Neither paean nor pedestal

Reginald Dumas
Reginald Dumas


ON HIS third voyage in 1498, Christopher Columbus came across an island which he named Trinidad (there are still people in this country who prefer to use the Eurocentric colonial word “discovered”). In sailing west to reach east, Columbus had the right idea. But there wasn’t any Panama Canal at the time, and he kept bouncing off land, unable to reach the Pacific Ocean. However, he deserves marks for thought and determination. Equally, he deserves nothing but vilification for the mayhem he initiated, and fostered, in the western lands he and his European successors reached.

In his biography of Bartolome de Las Casas (the so-called “Protector of the Indians”), Evan Jones writes: “In 1492” (the date of Columbus’ first voyage) “Hispaniola…had been inhabited by more than one hundred thousand Indians of the Arawak tribe…Now” (in 1502) “the island was ruled by the Spanish, and the Arawaks had already begun to disappear from the family of man…To the conquerors, the Indians were a sort of animal…Consequently, they could be murdered, tortured, or enslaved without any question of right or wrong.”

It was Columbus who had started the rot, gratefully expanded by later arrivals from Spain. They forced the Indians into bondage to look for gold, they smashed babies’ heads on rocks, they cut off women’s breasts and men’s hands and noses, they Roman Catholicised “at the point of a sword” (Jones), and so on.

Nor did Columbus spare his own European settlers. Those who grumbled and rebelled because they felt he had conned them (which he had) into believing that great riches lay in these new lands were slaughtered without mercy by his goons. So extreme was his cruelty that the Spanish monarchs who had sponsored his trips sent a team which took him back to Spain in chains.

I now hear that Columbus is “a part of our history” and that his Port of Spain statue should therefore be left alone: if you remove it, you would be “rewriting history,” and that would mean changing several things, like the country’s name (which is, apparently, Trinidad. Good to know). I fully agree that Columbus is a part of our history, but the logic of these arguments wholly defeats me.

The Spanish ambassador to TT, Javier Carbajosa, seems comfortable with it, though. In a published letter, he says: “History cannot be rewritten to the taste of the consumer. It is what it is…(and) is part of our legacy. We should accept it…”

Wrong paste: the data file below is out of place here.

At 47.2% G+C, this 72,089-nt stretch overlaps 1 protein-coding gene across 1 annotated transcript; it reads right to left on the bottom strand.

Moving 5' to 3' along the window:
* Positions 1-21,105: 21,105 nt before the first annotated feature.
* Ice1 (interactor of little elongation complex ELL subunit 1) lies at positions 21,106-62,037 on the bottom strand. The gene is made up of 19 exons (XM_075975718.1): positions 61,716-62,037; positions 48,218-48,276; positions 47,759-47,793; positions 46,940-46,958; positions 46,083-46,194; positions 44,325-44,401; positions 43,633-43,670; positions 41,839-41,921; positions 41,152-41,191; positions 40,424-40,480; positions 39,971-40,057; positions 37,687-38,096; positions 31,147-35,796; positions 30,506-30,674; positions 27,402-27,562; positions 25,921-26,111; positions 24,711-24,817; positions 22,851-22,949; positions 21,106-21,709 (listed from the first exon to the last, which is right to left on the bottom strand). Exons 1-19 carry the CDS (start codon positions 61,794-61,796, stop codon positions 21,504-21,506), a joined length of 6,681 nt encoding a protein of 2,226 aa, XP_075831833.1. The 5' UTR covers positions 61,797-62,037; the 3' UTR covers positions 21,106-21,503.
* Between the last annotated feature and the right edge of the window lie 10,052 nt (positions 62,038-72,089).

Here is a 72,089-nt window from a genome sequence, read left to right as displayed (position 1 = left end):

The letter oozes sarcasm and condescension, as if he were a Spanish conquistador chiding the natives, and ends with what sounds very much like a threat: “I think it would be wise to think twice about the consequences of our actions.” What “consequences” does His Excellency have in mind? And since Columbus statues in the USA are also being targeted, has his Washington colleague written in the same vein to the American people?

I found Carbajosa’s letter impertinent. More, he neglected to tell us that, not quite one year ago, the remains of the Spanish dictator Francisco Franco were exhumed from the fancy site (the Valley of the Fallen) where they had lain for over four decades, and reburied in a less than exalted cemetery. The Spanish Prime Minister, Pedro Sanchez, was delighted: the move, he said, closed “a dark chapter of our history. No enemy of our democracy deserves a place of worship or of institutional respect. This is a great victory for Spanish democracy.”

Was Sanchez “rewriting history?” Or correcting a historical wrong which his government (and many Spaniards) didn’t “accept?” And can Carbajosa assure us that no mosque left by the Moors who occupied Spain for nearly 800 years has been converted into a Roman Catholic cathedral? Has Spain yet “accepted” its history?

As a general rule, should we view historical figures in a vacuum, ignoring the contexts in which those figures were located? If so, should there be monuments to Adolf Hitler, who was a major 20th century phenomenon in world history, and whose influence is still being felt? If not, why?

I repeat: Columbus is part of our history. We cannot excise him from that history, nor should we try. But we must remember what he was: an ultimately failed explorer, a torturer, an enthusiastic practitioner of genocide, a plunderer for whom material wealth held more than an ordinary attraction. Such a record doesn’t, in my opinion, entitle anyone to either paean or pedestal.

His statue should be removed. But it shouldn’t be thrown away. I support those who say it should be put in a museum of our history. Such a collection, long overdue, should help us improve our generally minimal familiarity with our past.


"Neither paean nor pedestal"

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